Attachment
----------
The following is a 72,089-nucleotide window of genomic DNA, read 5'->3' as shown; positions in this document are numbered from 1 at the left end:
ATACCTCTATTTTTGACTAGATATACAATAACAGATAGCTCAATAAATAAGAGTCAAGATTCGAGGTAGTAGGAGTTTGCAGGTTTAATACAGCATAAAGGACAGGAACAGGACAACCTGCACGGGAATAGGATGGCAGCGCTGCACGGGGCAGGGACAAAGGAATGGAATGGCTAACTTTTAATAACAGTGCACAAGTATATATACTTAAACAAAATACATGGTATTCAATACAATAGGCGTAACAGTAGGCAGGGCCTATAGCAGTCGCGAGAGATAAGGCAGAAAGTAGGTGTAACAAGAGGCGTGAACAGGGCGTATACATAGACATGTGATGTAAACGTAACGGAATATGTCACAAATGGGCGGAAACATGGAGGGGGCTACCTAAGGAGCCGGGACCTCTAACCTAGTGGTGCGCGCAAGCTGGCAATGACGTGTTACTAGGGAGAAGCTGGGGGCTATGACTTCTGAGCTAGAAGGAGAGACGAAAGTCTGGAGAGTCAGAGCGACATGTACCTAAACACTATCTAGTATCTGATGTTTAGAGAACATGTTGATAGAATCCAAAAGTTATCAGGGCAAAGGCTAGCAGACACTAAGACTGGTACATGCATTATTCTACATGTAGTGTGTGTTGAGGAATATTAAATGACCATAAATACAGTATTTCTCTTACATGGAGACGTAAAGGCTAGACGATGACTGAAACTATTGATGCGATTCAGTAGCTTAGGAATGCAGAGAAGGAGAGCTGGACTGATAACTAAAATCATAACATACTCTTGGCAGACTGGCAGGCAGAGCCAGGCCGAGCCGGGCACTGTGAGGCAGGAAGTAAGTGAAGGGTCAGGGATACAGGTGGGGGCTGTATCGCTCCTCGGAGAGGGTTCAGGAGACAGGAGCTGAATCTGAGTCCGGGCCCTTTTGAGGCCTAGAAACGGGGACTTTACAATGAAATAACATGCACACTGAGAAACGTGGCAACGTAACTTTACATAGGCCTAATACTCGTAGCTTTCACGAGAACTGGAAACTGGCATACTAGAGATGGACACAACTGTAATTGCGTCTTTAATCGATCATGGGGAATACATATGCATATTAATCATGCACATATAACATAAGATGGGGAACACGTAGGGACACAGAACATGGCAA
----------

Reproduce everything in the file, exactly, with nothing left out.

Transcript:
The following is a 72,089-nucleotide window of genomic DNA, read 5'->3' as shown; positions in this document are numbered from 1 at the left end:
ATACCTCTATTTTTGACTAGATATACAATAACAGATAGCTCAATAAATAAGAGTCAAGATTCGAGGTAGTAGGAGTTTGCAGGTTTAATACAGCATAAAGGACAGGAACAGGACAACCTGCACGGGAATAGGATGGCAGCGCTGCACGGGGCAGGGACAAAGGAATGGAATGGCTAACTTTTAATAACAGTGCACAAGTATATATACTTAAACAAAATACATGGTATTCAATACAATAGGCGTAACAGTAGGCAGGGCCTATAGCAGTCGCGAGAGATAAGGCAGAAAGTAGGTGTAACAAGAGGCGTGAACAGGGCGTATACATAGACATGTGATGTAAACGTAACGGAATATGTCACAAATGGGCGGAAACATGGAGGGGGCTACCTAAGGAGCCGGGACCTCTAACCTAGTGGTGCGCGCAAGCTGGCAATGACGTGTTACTAGGGAGAAGCTGGGGGCTATGACTTCTGAGCTAGAAGGAGAGACGAAAGTCTGGAGAGTCAGAGCGACATGTACCTAAACACTATCTAGTATCTGATGTTTAGAGAACATGTTGATAGAATCCAAAAGTTATCAGGGCAAAGGCTAGCAGACACTAAGACTGGTACATGCATTATTCTACATGTAGTGTGTGTTGAGGAATATTAAATGACCATAAATACAGTATTTCTCTTACATGGAGACGTAAAGGCTAGACGATGACTGAAACTATTGATGCGATTCAGTAGCTTAGGAATGCAGAGAAGGAGAGCTGGACTGATAACTAAAATCATAACATACTCTTGGCAGACTGGCAGGCAGAGCCAGGCCGAGCCGGGCACTGTGAGGCAGGAAGTAAGTGAAGGGTCAGGGATACAGGTGGGGGCTGTATCGCTCCTCGGAGAGGGTTCAGGAGACAGGAGCTGAATCTGAGTCCGGGCCCTTTTGAGGCCTAGAAACGGGGACTTTACAATGAAATAACATGCACACTGAGAAACGTGGCAACGTAACTTTACATAGGCCTAATACTCGTAGCTTTCACGAGAACTGGAAACTGGCATACTAGAGATGGACACAACTGTAATTGCGTCTTTAATCGATCATGGGGAATACATATGCATATTAATCATGCACATATAACATAAGATGGGGAACACGTAGGGACACAGAACATGGCAA